Photo By: Devin Avery from Unsplash

Civiconnect, a local organization founded by Brock alumnae, has published a report that examines the impact that COVID-19 has had on the region’s youth.

Civiconnect, situated in the Town of Lincoln, is a non-profit organization that is dedicated to equipping youth in the Niagara Region with the skills and resources to be healthy, productive members of their communities. The organization offers youth skills development training using a multitude of delivery methods designed to foster growth and success.

We do this in a number of ways, including conducting research and incorporating the findings into our programming, establishing the Youth Skills Studio’s work-integrated learning environment, engaging with youth through our Youth Advisory Committee, facilitating workshops in the community, as well as working with regional stakeholders to promote the interests of youth and advance economic development,” said Kailene Jackson, Executive Director of Civiconnect.

Civiconnect’s biggest initiative, the Youth Skills Studio, launched in early 2021 as a collaboration between the Town of Lincoln, Ontario’s Ministry of Labour, Training, and Skills Development, and the Information and Communications Technology Council of Canada. The studio is a paid, cohort-based, work-integrated and experiential learning programme in which youth engage in real-world technological projects for the business community while acquiring the skills needed to excel in the workforce.

Additionally, in 2020 Civiconnect established the region’s first Youth Advisory Committee (YAC) to respond to the needs of youth in the Niagara Region. This committee gives youth a forum to discuss issues that are important to them and to help define programming for the Youth Skills Studio. The committee brings together a diverse set of youth with unique interests and passions to work together to address the challenges that they all face. 

Recently, Civiconnect’s YAC released a report detailing the impact of COVID-19 on youth in Niagara. This report, the first of its kind, was conducted with the oversight and support of the Civiconnect leadership team, Brock professors and other stakeholders. 

According to Jackson, the idea for the report was sparked when the committee noticed a lack of youth-specific data and a lack of Niagara-specific data while researching the impacts of the pandemic on youth.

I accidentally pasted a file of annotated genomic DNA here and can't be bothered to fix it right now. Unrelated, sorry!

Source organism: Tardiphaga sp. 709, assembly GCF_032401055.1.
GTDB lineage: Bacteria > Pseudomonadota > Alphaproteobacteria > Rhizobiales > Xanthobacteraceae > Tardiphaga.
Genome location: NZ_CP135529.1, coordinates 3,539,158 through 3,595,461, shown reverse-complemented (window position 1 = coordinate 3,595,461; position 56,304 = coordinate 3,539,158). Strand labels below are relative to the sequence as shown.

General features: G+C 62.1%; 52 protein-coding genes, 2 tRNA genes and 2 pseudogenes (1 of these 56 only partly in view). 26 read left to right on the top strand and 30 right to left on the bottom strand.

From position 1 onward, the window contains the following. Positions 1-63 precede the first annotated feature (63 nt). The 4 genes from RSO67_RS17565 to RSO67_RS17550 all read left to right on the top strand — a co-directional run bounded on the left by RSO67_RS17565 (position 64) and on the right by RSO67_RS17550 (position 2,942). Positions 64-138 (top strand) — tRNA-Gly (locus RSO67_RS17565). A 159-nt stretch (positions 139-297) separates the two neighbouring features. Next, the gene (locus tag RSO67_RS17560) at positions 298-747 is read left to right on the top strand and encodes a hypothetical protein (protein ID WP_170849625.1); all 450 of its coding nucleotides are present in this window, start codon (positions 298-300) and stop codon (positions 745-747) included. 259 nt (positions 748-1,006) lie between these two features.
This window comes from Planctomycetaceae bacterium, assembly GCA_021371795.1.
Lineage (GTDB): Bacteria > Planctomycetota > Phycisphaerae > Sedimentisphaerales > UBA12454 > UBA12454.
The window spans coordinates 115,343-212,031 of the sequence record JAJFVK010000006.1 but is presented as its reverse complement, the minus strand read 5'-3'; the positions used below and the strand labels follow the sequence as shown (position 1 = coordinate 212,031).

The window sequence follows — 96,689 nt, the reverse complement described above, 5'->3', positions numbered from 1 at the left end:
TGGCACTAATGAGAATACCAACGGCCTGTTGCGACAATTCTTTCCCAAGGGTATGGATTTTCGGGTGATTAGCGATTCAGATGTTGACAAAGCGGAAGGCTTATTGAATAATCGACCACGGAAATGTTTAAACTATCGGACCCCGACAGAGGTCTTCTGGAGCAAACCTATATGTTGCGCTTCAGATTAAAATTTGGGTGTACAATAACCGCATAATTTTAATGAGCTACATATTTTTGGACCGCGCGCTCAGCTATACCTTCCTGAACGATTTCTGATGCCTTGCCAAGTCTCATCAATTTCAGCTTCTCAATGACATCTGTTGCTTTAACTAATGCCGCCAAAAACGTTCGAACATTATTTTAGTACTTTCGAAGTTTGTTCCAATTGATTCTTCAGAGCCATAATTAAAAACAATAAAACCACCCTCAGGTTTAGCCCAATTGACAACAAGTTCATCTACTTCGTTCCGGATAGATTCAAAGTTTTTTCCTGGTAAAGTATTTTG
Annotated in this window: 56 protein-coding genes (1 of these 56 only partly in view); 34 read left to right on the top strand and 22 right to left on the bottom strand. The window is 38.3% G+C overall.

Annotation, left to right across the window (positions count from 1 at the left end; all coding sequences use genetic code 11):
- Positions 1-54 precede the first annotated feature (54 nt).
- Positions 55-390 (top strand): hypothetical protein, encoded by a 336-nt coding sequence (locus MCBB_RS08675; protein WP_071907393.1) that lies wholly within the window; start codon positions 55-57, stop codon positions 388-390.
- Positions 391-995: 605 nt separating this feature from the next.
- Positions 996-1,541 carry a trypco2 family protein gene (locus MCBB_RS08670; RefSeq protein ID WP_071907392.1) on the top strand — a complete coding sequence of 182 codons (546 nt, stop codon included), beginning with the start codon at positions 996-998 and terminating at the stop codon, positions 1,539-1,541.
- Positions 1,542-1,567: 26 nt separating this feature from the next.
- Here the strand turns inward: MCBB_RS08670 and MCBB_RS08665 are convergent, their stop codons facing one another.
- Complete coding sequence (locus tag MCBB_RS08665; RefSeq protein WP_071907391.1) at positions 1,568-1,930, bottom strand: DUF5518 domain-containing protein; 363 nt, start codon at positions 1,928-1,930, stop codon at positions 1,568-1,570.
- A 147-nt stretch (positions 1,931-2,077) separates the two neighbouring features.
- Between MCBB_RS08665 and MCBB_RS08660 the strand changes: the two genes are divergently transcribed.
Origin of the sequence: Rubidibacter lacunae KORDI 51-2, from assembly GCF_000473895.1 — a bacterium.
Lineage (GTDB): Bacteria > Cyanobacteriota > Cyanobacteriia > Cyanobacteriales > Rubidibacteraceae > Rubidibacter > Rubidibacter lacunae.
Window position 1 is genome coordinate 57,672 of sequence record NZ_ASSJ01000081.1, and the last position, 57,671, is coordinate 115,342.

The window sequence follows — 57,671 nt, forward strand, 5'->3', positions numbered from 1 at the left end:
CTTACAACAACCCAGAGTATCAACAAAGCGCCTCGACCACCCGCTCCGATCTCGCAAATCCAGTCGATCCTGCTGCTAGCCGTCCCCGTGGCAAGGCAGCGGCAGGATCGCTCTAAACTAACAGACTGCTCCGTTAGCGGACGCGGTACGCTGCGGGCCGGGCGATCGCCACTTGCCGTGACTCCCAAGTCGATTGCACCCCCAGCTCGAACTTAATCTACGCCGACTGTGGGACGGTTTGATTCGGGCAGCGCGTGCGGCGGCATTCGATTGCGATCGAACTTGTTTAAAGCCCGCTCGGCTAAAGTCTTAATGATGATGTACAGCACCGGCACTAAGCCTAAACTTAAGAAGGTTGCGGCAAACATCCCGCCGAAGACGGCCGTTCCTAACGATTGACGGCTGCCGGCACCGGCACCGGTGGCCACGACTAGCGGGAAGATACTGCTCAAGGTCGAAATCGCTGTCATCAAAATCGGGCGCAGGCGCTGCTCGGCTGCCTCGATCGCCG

“We never intended to do this survey research; instead, the committee’s starting point was to compile all of the existing research on youth and COVID-19 into one report and share it with the community,” said Jackson. “We soon realized that this data on youth and COVID-19, especially youth in Niagara, just does not exist – and if it does exist, it is not open source. So, we did it ourselves.” 

The YAC conducted a qualitative and quantitative survey, which got over 300 answers from youth in Niagara and across Ontario. The paper includes the YAC’s original study results and compares them to previously collected data. This contrast between pre-pandemic data and statistics from the height of the pandemic is intended to demonstrate how COVID-19 has changed the lives of the region’s youth.

“The report is meant to promote youth community engagement and further research in order to tackle some of these issues. Perhaps youth will be inspired to advocate for change or participate in future research when they read how drastically the pandemic has altered [other] youth’s lives,” said Alexis Zorad, Programming Development Coordinator at Civiconnect. “Knowledge is power and by spreading awareness about these issues, we are using our report to magnify youth’s voice.”

Some of the key findings from the report include:

  • 77 per cent of respondents identified as experiencing mental health challenges with only 34 per cent of respondents actually accessing some form of mental health support.
  • 40 per cent of respondents said the pandemic had a “significant” impact on their mental health, while 30 per cent indicating that it had a “moderate” impact on their mental health.
  • 81 per cent of respondents experienced challenges with online learning as a result of the pandemic, with social isolation and maintaining proper mental health listed as the top challenges to online learners.

This data is expected to have a major impact on local youth empowerment organizations like Civiconnect so they can better direct their efforts and tailor programming to correctly address current youth issues. 

“Not only was the report timely and necessary in terms of its findings, which added greatly to understanding the experience of being a young person during the pandemic, it also was necessary because it was for youth and by youth,” said Jackson. “For a youth living in Niagara, reading the report will help them connect their individual experiences to larger social, economic, and political issues that are contextualized with data and narratives.”

Civiconnect’s Youth Advisory Committee is currently accepting new members. Interested youth between 15 to 29 years of age are encouraged to state their interest via email to [email protected]. Participation on the committee presents an opportunity for local youth to engage in similar research projects on youth issues in the future. 

The entirety of the report and its findings can be found on the Civiconnect website. Interested youth are encouraged to engage with the organization on Instagram or LinkedIn and can direct any questions via email to [email protected].